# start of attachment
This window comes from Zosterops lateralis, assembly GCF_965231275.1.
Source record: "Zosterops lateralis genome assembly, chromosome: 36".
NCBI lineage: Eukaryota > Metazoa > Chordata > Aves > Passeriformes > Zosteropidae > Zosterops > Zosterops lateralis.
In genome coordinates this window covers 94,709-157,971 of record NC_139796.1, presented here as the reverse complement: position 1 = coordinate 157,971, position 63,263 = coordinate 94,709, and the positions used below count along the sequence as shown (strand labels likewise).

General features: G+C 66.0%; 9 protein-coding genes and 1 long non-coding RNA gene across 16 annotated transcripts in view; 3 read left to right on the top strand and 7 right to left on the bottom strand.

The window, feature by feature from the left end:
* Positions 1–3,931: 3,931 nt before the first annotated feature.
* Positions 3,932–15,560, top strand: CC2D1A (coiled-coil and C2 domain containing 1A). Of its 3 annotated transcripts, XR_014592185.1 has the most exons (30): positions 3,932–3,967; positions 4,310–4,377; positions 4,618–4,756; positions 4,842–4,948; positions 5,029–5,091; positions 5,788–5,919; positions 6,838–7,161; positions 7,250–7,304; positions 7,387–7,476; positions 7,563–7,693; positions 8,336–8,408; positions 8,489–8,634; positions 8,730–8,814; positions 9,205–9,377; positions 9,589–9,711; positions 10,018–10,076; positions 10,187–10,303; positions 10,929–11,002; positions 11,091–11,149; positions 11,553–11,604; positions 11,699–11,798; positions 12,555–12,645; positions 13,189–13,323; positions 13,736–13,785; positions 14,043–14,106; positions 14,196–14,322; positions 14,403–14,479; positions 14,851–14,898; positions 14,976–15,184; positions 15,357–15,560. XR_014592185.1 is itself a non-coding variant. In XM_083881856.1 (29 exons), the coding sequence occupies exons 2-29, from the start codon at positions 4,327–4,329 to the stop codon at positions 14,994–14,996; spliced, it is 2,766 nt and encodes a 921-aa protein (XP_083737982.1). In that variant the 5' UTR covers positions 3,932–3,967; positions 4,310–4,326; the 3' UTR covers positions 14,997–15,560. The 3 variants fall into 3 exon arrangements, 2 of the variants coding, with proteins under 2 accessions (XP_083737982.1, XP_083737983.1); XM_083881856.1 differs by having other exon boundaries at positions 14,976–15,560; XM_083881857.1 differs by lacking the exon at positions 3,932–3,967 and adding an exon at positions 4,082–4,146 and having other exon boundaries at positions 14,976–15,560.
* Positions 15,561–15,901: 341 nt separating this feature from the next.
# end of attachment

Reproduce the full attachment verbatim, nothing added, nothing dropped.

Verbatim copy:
This window comes from Zosterops lateralis, assembly GCF_965231275.1.
Source record: "Zosterops lateralis genome assembly, chromosome: 36".
NCBI lineage: Eukaryota > Metazoa > Chordata > Aves > Passeriformes > Zosteropidae > Zosterops > Zosterops lateralis.
In genome coordinates this window covers 94,709-157,971 of record NC_139796.1, presented here as the reverse complement: position 1 = coordinate 157,971, position 63,263 = coordinate 94,709, and the positions used below count along the sequence as shown (strand labels likewise).

General features: G+C 66.0%; 9 protein-coding genes and 1 long non-coding RNA gene across 16 annotated transcripts in view; 3 read left to right on the top strand and 7 right to left on the bottom strand.

The window, feature by feature from the left end:
* Positions 1–3,931: 3,931 nt before the first annotated feature.
* Positions 3,932–15,560, top strand: CC2D1A (coiled-coil and C2 domain containing 1A). Of its 3 annotated transcripts, XR_014592185.1 has the most exons (30): positions 3,932–3,967; positions 4,310–4,377; positions 4,618–4,756; positions 4,842–4,948; positions 5,029–5,091; positions 5,788–5,919; positions 6,838–7,161; positions 7,250–7,304; positions 7,387–7,476; positions 7,563–7,693; positions 8,336–8,408; positions 8,489–8,634; positions 8,730–8,814; positions 9,205–9,377; positions 9,589–9,711; positions 10,018–10,076; positions 10,187–10,303; positions 10,929–11,002; positions 11,091–11,149; positions 11,553–11,604; positions 11,699–11,798; positions 12,555–12,645; positions 13,189–13,323; positions 13,736–13,785; positions 14,043–14,106; positions 14,196–14,322; positions 14,403–14,479; positions 14,851–14,898; positions 14,976–15,184; positions 15,357–15,560. XR_014592185.1 is itself a non-coding variant. In XM_083881856.1 (29 exons), the coding sequence occupies exons 2-29, from the start codon at positions 4,327–4,329 to the stop codon at positions 14,994–14,996; spliced, it is 2,766 nt and encodes a 921-aa protein (XP_083737982.1). In that variant the 5' UTR covers positions 3,932–3,967; positions 4,310–4,326; the 3' UTR covers positions 14,997–15,560. The 3 variants fall into 3 exon arrangements, 2 of the variants coding, with proteins under 2 accessions (XP_083737982.1, XP_083737983.1); XM_083881856.1 differs by having other exon boundaries at positions 14,976–15,560; XM_083881857.1 differs by lacking the exon at positions 3,932–3,967 and adding an exon at positions 4,082–4,146 and having other exon boundaries at positions 14,976–15,560.
* Positions 15,561–15,901: 341 nt separating this feature from the next.